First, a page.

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Barratt Homes: Ensuring the homes we build have broadband isn't our problem

Wednesday, January 27th 2016 by Phil Wilkinson-Jones

Developer Barratt Homes says it is not obliged to provide any broadband services to the properties it builds.

Following Cable.co.uk's report on the lack of broadband in new-build homes yesterday, a customer shared a letter they received from Barratt in response to a complaint about the lack of broadband in their new house.

In the letter, the housebuilder declared it had no obligation to provide broadband services and would not consider any further investigations to upgrade broadband services at one of its developments in Plymouth.

This is despite receiving complaints from residents struggling with slow internet speeds.

Yesterday, Cable.co.uk reported on claims by Labour’s shadow digital minister that the lack of broadband in new-build homes is “symptomatic of the government’s indifference” on the issue.

Chi Onwurah said: “New-build is a huge opportunity to get it right. And to get it right with fibre.

“The incremental cost of laying fibre when you’re putting gas or electricity ducts in the ground is insignificant in comparison to digging up streets, so it’s a huge opportunity.”

But customer Steve Baker laid the blame for his own situation at the feet of developer Barratt, who he said had refused to work with BT Openreach or Virgin.

Mr Baker bought a new-build property on a development called Reflections and The Moorings, built by Barratt and its David Wilson Homes division, in summer 2015.

“As a connected city we were expecting high speed services but are struggling along with speeds of 2Mbps or less,” said Mr Baker.

“Complaints to the developer have proved without merit as they have refused to work with BT Openreach, who quoted £12,500 for a cabinet upgrade, or even with Virgin who would install cable services at their own cost.”

Mr Baker escalated his complaint to the highest level of Barratt’s formal complaints procedure at the end of December and received notice of the company’s “final position” on the matter last week.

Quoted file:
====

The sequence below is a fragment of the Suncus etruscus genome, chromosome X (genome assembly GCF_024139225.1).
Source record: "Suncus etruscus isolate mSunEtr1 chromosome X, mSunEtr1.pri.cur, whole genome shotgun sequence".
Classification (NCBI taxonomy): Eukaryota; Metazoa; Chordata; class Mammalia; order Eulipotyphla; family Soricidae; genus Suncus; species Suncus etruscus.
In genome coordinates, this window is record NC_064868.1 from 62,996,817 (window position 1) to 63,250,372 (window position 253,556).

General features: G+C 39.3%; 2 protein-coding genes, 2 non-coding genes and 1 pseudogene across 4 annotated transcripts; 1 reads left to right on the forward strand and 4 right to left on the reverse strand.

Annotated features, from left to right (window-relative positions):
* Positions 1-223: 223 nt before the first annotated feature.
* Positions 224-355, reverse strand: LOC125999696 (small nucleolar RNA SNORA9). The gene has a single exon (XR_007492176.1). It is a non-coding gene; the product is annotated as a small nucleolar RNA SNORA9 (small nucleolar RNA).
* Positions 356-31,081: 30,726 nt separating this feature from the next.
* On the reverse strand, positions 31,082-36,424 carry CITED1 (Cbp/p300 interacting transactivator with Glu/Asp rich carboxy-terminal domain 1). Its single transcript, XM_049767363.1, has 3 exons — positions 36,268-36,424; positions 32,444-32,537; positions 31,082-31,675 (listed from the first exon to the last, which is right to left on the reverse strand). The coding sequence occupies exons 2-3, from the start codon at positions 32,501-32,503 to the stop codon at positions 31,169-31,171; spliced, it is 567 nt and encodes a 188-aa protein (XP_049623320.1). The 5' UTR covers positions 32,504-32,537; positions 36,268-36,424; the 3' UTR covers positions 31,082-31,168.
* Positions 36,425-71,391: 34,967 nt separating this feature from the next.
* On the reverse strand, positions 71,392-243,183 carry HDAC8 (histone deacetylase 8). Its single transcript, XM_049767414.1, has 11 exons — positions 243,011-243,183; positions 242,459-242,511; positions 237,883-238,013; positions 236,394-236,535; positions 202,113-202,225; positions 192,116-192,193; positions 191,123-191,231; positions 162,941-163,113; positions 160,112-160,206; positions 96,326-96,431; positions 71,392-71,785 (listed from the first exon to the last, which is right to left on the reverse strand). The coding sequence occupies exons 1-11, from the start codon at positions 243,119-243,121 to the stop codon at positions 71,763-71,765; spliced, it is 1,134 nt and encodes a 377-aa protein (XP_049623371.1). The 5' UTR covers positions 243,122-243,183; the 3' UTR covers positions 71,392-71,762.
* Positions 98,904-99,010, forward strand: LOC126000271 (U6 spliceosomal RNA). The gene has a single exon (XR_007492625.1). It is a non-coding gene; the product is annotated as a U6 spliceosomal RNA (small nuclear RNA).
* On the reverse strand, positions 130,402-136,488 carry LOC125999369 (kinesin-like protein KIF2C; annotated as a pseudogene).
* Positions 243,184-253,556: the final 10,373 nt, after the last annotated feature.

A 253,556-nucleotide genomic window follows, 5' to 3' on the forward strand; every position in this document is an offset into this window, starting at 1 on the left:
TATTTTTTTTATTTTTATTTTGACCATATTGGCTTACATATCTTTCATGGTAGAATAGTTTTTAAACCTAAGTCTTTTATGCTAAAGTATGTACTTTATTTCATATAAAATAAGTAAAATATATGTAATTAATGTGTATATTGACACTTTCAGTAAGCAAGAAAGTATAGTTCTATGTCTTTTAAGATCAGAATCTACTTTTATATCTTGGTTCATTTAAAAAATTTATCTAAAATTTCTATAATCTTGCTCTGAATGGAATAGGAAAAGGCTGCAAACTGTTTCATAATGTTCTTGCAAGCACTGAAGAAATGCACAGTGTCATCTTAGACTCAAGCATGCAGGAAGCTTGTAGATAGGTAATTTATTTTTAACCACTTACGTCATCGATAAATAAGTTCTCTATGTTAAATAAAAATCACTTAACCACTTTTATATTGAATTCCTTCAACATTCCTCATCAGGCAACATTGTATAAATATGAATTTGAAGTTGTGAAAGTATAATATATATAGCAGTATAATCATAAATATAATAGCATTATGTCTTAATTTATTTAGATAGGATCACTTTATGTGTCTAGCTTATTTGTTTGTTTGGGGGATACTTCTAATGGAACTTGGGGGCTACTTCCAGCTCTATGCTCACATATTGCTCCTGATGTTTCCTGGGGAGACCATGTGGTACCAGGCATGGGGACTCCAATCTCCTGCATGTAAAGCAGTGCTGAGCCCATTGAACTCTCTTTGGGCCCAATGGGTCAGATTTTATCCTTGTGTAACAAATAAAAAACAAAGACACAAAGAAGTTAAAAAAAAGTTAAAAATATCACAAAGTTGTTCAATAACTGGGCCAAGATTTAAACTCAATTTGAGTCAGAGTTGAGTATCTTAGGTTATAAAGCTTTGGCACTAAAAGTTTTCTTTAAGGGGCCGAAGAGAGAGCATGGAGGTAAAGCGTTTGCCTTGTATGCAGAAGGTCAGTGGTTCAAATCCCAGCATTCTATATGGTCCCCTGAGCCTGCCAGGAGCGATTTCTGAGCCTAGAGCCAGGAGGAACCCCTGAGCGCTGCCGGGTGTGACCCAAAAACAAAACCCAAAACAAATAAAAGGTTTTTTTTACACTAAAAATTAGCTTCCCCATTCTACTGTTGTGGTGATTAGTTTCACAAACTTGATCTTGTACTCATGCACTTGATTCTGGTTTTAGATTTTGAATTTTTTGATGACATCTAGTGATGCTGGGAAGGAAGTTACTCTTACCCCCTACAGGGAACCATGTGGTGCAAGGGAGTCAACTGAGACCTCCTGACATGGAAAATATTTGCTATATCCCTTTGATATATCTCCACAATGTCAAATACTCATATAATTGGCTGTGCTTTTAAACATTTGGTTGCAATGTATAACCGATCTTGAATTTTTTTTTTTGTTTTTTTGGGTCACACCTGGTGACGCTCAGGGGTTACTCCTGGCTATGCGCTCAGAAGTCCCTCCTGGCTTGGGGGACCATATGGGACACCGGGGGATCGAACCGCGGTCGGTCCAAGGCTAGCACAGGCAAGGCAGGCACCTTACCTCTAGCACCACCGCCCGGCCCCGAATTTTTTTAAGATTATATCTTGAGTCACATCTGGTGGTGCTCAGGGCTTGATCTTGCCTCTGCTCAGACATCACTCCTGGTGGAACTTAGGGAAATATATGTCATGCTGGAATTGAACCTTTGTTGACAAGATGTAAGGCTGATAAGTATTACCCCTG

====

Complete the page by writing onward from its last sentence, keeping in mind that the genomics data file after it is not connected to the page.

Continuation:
In a letter seen by Cable.co.uk, Barratt said it had reviewed correspondence between its Exeter team and Mr Baker, and had taken legal advice to clarify the company’s “contractual position”.

“It is clearly evident that this matter is of priority to you and that you have thoroughly researched the provision of high speed broadband services,” the letter stated.

“I do also appreciate your desire to secure higher broadband speeds than are currently being provided to the development by BT Openreach. I do however fully concur with and support the responses provided to you by… our Exeter Division.

“We do not have an obligation to provide any broadband services and I must confirm that Barratt Homes will not consider any further investigations to upgrade the existing broadband provision to your development, either via BT Openreach or an alternative supplier.”

The Home Builders' Federation, which calls itself the voice of the UK homebuilding industry, has previously told Cable.co.uk that developers are reliant on Openreach to put in broadband infrastructure.

A spokesperson said the HBF would "continue to push to ensure that systems are put in place that will deliver the best level of service – and customer connectivity – possible", but Barratt's response seems to suggest that it is not as keen to press the issue.

Mr Baker isn't the first disillusioned resident of a new-build estate to contact Cable.co.uk.

In December 2014, people living in the Woodilee Village estate in Glasgow said they were struggling with speeds of 2Mbps and in April last year residents of Church Village, Pontypridd, said they had been without any broadband at all for six months.